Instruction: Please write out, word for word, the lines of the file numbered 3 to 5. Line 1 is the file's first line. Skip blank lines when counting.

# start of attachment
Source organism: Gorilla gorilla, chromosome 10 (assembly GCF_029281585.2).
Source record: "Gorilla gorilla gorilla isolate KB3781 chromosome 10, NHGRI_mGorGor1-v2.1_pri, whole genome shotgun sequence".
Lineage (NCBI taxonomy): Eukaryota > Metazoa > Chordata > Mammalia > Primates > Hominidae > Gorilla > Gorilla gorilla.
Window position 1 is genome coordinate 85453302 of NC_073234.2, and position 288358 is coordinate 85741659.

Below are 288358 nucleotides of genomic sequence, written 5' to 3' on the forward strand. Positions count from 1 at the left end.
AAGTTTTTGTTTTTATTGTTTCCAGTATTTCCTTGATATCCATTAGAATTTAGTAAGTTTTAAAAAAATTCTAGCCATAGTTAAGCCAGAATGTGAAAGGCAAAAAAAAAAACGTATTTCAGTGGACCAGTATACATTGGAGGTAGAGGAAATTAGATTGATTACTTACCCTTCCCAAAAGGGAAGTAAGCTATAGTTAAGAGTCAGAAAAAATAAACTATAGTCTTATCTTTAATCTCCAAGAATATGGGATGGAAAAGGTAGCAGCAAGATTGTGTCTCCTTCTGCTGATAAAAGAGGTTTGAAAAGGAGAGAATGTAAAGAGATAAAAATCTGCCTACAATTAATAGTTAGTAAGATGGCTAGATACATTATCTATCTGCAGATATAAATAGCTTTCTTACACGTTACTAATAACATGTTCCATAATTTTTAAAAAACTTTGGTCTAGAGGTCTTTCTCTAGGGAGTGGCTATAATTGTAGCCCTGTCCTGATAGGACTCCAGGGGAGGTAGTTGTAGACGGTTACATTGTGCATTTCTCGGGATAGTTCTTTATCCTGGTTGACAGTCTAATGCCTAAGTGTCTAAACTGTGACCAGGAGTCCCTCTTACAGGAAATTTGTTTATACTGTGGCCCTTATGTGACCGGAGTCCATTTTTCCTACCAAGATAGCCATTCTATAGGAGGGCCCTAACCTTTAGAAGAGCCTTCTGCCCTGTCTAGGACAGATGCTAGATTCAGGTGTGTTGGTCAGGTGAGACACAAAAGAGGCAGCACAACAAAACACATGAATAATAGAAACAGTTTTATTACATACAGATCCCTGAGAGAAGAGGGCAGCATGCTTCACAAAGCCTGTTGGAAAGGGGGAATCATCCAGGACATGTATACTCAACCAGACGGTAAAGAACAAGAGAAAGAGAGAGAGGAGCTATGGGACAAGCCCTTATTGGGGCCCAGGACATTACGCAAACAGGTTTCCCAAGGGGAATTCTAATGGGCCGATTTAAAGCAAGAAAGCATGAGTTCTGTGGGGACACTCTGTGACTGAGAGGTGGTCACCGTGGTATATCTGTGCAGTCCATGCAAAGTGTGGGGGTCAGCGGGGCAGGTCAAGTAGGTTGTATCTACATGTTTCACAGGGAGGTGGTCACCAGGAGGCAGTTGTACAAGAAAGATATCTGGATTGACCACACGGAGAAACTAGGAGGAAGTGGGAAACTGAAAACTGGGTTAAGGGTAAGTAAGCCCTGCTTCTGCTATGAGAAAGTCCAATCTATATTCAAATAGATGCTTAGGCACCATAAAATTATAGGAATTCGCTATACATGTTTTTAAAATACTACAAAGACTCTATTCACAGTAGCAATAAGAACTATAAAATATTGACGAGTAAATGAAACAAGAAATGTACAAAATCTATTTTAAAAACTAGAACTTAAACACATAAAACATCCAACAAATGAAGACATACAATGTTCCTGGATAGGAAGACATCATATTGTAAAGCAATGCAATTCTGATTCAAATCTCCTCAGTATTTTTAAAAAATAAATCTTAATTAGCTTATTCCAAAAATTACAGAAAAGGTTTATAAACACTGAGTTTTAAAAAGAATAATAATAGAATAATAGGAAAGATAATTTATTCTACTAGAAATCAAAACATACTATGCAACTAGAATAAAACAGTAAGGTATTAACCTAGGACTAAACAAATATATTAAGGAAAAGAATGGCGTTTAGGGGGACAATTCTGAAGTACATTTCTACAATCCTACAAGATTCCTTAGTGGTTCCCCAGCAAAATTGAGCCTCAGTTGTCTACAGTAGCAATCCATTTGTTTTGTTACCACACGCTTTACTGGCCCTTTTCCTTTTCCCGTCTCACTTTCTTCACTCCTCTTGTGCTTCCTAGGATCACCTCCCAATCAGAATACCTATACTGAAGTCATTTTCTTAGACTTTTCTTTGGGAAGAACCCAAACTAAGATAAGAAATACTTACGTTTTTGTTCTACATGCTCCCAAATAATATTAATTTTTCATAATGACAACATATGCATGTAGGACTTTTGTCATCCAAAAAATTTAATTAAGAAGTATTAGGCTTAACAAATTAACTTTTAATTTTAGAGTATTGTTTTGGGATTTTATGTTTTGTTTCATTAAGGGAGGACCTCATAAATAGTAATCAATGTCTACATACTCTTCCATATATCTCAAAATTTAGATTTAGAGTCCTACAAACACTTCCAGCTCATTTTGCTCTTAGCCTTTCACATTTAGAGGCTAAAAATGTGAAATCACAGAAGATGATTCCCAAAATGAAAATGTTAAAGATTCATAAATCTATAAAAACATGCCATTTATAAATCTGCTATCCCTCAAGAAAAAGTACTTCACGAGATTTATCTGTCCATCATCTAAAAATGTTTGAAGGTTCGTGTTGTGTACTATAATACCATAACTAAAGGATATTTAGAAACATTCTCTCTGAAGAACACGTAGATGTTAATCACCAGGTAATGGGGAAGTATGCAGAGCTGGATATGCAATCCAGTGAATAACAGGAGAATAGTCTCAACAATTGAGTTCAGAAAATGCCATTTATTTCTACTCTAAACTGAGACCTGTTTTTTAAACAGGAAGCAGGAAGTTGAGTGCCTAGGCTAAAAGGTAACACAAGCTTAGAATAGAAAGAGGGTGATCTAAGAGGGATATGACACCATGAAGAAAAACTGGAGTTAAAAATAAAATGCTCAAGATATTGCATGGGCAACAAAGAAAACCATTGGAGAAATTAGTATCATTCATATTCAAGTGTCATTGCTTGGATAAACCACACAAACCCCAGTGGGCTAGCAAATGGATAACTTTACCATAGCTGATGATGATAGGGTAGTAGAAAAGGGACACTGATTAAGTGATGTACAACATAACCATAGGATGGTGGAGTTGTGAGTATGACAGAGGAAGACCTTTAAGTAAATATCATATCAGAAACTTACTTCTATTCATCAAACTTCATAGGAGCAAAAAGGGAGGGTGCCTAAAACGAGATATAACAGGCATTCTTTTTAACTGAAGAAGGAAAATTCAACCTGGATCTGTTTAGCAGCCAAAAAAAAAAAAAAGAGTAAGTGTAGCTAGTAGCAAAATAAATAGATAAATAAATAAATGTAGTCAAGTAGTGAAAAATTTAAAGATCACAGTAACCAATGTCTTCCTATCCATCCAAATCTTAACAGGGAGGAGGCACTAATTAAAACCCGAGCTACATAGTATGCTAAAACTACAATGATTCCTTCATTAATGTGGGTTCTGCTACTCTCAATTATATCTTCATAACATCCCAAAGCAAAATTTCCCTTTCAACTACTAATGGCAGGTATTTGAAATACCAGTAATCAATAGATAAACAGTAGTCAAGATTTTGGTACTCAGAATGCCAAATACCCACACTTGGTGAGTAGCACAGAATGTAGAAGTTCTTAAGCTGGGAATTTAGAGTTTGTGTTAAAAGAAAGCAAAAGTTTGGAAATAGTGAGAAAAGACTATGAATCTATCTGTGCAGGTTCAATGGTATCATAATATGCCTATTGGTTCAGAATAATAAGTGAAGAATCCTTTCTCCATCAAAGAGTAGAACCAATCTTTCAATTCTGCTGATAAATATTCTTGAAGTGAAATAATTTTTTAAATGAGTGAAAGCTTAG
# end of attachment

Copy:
Lineage (NCBI taxonomy): Eukaryota > Metazoa > Chordata > Mammalia > Primates > Hominidae > Gorilla > Gorilla gorilla.
Window position 1 is genome coordinate 85453302 of NC_073234.2, and position 288358 is coordinate 85741659.

Below are 288358 nucleotides of genomic sequence, written 5' to 3' on the forward strand. Positions count from 1 at the left end.